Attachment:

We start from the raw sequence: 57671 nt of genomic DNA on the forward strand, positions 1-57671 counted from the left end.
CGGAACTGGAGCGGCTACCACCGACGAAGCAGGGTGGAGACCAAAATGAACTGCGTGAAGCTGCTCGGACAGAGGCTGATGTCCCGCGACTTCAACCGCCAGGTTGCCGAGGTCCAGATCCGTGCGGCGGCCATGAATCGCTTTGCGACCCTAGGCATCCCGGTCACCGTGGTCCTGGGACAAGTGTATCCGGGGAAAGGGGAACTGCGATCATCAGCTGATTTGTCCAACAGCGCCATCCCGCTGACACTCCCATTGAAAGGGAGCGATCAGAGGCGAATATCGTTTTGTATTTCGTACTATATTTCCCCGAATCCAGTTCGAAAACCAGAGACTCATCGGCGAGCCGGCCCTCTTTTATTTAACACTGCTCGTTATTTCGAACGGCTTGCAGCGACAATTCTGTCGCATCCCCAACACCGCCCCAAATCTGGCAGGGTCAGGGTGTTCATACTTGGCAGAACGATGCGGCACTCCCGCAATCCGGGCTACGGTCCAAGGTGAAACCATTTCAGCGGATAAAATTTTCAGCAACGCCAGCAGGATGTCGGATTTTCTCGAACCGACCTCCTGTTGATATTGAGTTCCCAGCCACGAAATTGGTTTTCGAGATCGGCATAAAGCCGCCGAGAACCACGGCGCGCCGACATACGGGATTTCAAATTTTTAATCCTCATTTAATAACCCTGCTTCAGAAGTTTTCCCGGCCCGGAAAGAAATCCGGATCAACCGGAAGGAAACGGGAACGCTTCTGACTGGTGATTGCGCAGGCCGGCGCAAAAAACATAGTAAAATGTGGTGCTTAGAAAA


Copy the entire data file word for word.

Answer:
We start from the raw sequence: 57671 nt of genomic DNA on the forward strand, positions 1-57671 counted from the left end.
CGGAACTGGAGCGGCTACCACCGACGAAGCAGGGTGGAGACCAAAATGAACTGCGTGAAGCTGCTCGGACAGAGGCTGATGTCCCGCGACTTCAACCGCCAGGTTGCCGAGGTCCAGATCCGTGCGGCGGCCATGAATCGCTTTGCGACCCTAGGCATCCCGGTCACCGTGGTCCTGGGACAAGTGTATCCGGGGAAAGGGGAACTGCGATCATCAGCTGATTTGTCCAACAGCGCCATCCCGCTGACACTCCCATTGAAAGGGAGCGATCAGAGGCGAATATCGTTTTGTATTTCGTACTATATTTCCCCGAATCCAGTTCGAAAACCAGAGACTCATCGGCGAGCCGGCCCTCTTTTATTTAACACTGCTCGTTATTTCGAACGGCTTGCAGCGACAATTCTGTCGCATCCCCAACACCGCCCCAAATCTGGCAGGGTCAGGGTGTTCATACTTGGCAGAACGATGCGGCACTCCCGCAATCCGGGCTACGGTCCAAGGTGAAACCATTTCAGCGGATAAAATTTTCAGCAACGCCAGCAGGATGTCGGATTTTCTCGAACCGACCTCCTGTTGATATTGAGTTCCCAGCCACGAAATTGGTTTTCGAGATCGGCATAAAGCCGCCGAGAACCACGGCGCGCCGACATACGGGATTTCAAATTTTTAATCCTCATTTAATAACCCTGCTTCAGAAGTTTTCCCGGCCCGGAAAGAAATCCGGATCAACCGGAAGGAAACGGGAACGCTTCTGACTGGTGATTGCGCAGGCCGGCGCAAAAAACATAGTAAAATGTGGTGCTTAGAAAA